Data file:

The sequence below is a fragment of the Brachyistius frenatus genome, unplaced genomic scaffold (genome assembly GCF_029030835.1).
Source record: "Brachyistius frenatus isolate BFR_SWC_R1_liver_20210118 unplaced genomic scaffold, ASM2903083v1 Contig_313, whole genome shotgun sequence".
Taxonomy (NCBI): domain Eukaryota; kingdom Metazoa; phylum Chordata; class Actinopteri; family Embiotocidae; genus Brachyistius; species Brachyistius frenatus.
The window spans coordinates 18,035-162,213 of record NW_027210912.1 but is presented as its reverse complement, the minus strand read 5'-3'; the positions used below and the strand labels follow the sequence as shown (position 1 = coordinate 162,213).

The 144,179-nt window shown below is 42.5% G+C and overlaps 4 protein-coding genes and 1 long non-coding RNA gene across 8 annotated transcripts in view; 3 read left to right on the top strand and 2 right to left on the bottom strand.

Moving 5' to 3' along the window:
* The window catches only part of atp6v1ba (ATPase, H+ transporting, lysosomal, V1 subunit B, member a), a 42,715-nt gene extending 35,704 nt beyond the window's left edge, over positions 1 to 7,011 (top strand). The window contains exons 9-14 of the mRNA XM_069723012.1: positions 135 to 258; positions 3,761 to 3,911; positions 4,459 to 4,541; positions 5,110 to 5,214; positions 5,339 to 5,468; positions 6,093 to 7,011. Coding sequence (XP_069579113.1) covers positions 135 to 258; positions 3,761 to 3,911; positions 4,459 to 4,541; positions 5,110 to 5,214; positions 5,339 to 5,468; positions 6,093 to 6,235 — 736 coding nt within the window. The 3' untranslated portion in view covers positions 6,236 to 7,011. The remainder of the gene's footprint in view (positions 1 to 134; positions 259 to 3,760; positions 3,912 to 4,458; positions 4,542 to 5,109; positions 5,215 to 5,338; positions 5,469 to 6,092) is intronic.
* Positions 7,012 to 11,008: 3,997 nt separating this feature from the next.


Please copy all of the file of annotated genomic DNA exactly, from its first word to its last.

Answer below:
The sequence below is a fragment of the Brachyistius frenatus genome, unplaced genomic scaffold (genome assembly GCF_029030835.1).
Source record: "Brachyistius frenatus isolate BFR_SWC_R1_liver_20210118 unplaced genomic scaffold, ASM2903083v1 Contig_313, whole genome shotgun sequence".
Taxonomy (NCBI): domain Eukaryota; kingdom Metazoa; phylum Chordata; class Actinopteri; family Embiotocidae; genus Brachyistius; species Brachyistius frenatus.
The window spans coordinates 18,035-162,213 of record NW_027210912.1 but is presented as its reverse complement, the minus strand read 5'-3'; the positions used below and the strand labels follow the sequence as shown (position 1 = coordinate 162,213).

The 144,179-nt window shown below is 42.5% G+C and overlaps 4 protein-coding genes and 1 long non-coding RNA gene across 8 annotated transcripts in view; 3 read left to right on the top strand and 2 right to left on the bottom strand.

Moving 5' to 3' along the window:
* The window catches only part of atp6v1ba (ATPase, H+ transporting, lysosomal, V1 subunit B, member a), a 42,715-nt gene extending 35,704 nt beyond the window's left edge, over positions 1 to 7,011 (top strand). The window contains exons 9-14 of the mRNA XM_069723012.1: positions 135 to 258; positions 3,761 to 3,911; positions 4,459 to 4,541; positions 5,110 to 5,214; positions 5,339 to 5,468; positions 6,093 to 7,011. Coding sequence (XP_069579113.1) covers positions 135 to 258; positions 3,761 to 3,911; positions 4,459 to 4,541; positions 5,110 to 5,214; positions 5,339 to 5,468; positions 6,093 to 6,235 — 736 coding nt within the window. The 3' untranslated portion in view covers positions 6,236 to 7,011. The remainder of the gene's footprint in view (positions 1 to 134; positions 259 to 3,760; positions 3,912 to 4,458; positions 4,542 to 5,109; positions 5,215 to 5,338; positions 5,469 to 6,092) is intronic.
* Positions 7,012 to 11,008: 3,997 nt separating this feature from the next.